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Lessons I’ve Learned Flying Standby

By Lisa Meadows Garfield

airplane photo

I almost always fly standby. It’s often free or very low cost, and it’s my favorite perk of being an airline pilot’s daughter. I’ve been flying standby for decades now, and though the rules are always changing, the life lessons I’ve learned are always applicable.

Lesson Number One: Don’t get attached to Plan A.  

When you’re flying standby, adaptability is key. As airlines reduce flights and tighten up, it’s getting more and more tricky to secure a seat on the flight you want. However, the upside is that the internet has made up-to-date information a matter of touching a few buttons. I can see the real time load status of all the flights, which makes planning much easier. But even so, the flight I list myself on a few days before may very well be full by the time the day arrives, so I am quite frequently making last minute adjustments to my Plan A. I always have a Plan B, Plan C, and Plan D in my back pocket. You could call this lesson “Preparedness.”

To make it more interesting, the “information” I have is not usually the reality of the situation. I sometimes get on overbooked flights because someone doesn’t show up, or connecting flights are too late to wait for.  Once a guy with a paid seat just told the gate agent he wasn’t going. So I went. Occasionally, I wait all day in vain for a seat, and I either sleep in the airport or get a room nearby and try again in the morning. That’s Plan D. Just last week, I flew to California for a conference, intending afterward to fly to Tokyo to visit my son. The flights to Japan were too full to even try, so I ended up on a plane to Portland to visit three of my other children. Plan B, concocted in California on the fly.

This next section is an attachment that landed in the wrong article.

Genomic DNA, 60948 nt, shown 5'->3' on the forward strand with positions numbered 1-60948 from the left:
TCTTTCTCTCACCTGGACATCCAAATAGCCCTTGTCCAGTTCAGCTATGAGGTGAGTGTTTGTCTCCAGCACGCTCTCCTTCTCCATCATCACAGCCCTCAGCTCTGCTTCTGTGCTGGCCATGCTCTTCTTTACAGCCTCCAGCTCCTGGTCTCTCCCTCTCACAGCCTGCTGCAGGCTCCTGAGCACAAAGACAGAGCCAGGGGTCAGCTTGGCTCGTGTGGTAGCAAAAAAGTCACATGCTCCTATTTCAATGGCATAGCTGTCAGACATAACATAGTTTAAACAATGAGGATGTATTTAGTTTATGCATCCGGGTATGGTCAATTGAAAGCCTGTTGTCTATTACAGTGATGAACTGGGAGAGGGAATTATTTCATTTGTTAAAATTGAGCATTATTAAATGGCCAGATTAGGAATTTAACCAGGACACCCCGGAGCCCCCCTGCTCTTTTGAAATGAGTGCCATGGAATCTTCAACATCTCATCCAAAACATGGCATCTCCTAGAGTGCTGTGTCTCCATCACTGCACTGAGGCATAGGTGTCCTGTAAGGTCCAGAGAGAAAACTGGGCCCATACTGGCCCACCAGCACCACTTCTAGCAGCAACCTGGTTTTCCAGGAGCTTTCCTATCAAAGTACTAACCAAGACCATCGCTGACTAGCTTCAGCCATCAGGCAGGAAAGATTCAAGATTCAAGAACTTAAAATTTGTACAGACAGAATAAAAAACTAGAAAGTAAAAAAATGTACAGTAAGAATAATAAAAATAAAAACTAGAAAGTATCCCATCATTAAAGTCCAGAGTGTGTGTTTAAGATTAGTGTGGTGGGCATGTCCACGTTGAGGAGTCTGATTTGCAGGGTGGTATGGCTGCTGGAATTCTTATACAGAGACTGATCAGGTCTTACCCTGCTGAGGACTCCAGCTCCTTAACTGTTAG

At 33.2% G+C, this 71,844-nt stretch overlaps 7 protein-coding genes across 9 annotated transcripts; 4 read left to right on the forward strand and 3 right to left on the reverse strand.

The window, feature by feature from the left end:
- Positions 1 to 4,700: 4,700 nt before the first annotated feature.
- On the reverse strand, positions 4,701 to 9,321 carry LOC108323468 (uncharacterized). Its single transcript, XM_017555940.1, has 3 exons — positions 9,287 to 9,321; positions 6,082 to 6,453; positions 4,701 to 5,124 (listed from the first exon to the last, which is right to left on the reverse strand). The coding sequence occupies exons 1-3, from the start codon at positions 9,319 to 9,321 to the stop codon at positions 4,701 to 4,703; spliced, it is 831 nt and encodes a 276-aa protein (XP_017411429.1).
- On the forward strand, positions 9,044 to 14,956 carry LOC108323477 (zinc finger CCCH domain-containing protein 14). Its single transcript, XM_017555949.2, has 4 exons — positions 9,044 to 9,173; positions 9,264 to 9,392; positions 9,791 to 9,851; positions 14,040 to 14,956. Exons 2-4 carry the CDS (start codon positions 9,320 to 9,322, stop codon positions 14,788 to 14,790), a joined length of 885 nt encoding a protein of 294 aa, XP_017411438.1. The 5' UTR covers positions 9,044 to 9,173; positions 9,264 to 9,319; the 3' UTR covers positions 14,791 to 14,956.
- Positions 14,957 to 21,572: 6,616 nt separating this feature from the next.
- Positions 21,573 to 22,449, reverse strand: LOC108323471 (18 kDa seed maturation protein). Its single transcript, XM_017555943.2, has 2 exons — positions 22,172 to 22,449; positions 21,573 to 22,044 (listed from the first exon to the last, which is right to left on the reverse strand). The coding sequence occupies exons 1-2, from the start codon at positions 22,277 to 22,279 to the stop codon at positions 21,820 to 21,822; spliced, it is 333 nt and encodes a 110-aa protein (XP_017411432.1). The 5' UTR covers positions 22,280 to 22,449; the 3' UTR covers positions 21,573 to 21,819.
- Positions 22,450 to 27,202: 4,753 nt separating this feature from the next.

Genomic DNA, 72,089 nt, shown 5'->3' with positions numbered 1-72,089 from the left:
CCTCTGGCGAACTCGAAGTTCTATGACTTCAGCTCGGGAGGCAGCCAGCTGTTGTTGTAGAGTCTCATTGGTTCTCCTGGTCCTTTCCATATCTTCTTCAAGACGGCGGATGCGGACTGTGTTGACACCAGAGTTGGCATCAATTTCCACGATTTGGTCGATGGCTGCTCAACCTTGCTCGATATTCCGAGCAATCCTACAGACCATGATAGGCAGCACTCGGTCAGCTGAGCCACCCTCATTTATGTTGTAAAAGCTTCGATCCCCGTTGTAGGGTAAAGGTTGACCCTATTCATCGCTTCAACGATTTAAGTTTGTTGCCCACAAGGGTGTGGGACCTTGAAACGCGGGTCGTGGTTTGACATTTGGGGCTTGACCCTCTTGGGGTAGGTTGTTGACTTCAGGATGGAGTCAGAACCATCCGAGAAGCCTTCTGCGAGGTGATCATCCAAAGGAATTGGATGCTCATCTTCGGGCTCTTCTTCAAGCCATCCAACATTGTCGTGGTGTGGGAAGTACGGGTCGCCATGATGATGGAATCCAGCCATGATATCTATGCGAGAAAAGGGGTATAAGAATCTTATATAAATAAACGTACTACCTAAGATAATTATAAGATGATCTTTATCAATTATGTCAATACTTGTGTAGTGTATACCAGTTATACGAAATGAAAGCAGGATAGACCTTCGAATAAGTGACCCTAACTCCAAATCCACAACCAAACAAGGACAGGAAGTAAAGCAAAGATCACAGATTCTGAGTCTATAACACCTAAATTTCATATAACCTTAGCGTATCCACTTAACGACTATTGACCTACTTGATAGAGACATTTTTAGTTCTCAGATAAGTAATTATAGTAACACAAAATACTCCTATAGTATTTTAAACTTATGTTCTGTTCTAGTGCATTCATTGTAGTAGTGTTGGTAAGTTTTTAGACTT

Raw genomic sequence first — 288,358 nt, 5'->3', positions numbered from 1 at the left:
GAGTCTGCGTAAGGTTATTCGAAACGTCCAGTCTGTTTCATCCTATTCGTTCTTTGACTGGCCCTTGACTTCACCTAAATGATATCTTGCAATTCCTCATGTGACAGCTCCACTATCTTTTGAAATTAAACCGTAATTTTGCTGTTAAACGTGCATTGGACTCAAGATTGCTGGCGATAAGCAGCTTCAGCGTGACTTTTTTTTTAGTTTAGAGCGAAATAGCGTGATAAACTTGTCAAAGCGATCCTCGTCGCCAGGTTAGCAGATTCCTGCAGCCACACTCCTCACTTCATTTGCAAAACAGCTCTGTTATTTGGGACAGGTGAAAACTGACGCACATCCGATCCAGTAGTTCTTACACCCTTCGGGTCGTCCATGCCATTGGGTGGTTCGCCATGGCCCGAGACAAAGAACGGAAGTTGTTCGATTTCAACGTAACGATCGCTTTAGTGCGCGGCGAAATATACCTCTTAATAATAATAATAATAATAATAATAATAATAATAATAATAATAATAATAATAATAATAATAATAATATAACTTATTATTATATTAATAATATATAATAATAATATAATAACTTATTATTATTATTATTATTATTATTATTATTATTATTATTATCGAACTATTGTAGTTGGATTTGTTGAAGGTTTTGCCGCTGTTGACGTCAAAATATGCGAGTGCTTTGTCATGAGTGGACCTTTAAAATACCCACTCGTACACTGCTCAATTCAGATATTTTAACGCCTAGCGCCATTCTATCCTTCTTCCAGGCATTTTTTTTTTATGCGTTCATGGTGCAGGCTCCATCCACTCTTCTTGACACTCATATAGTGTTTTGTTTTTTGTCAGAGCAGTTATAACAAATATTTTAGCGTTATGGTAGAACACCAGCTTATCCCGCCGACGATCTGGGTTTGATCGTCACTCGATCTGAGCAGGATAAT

Lesson Number Two: Look and be your best self.

Do any of you remember when flying was a big deal and you put on your Sunday best because it was a special event? Standby passengers were, until recently, required to abide by a dress code, which included no denim, no flip-flops, no sweats. Because we “represented the airline” we were to look good. It mattered what we wore. And it mattered how we behaved, especially to the gate agent. Now, we are all ranked by seniority and there’s no messing with the list, but back in the day, if you were extra nice and could get the gate agent to like you, you had a better chance of getting a seat because they had control over who got on and who didn’t. Being nice has real rewards.

Lesson Number Three: We’re all in this together.

I used to go to the Maui Writers’ Conference every summer and stay with my great-aunt in Kihei. The conference always ended on Labor Day, just when all the vacationers were hurrying back from Hawaii to get the kids in school. It’s a terrible day to fly standby. There were often 100 of us standing by for San Francisco, hoping for a seat on any of the six flights out of Kahului that day. It often took all day, hanging out in the airport; our group would dwindle little by little, as people got seats and took off. As the day dragged on, we got to know one another. We shared stories, even lunch, and as each standby name was called, our sturdy, diminishing group would cheer and send each passenger off with much aloha. Standbys offer each other a sense of belonging, of empathy and generosity.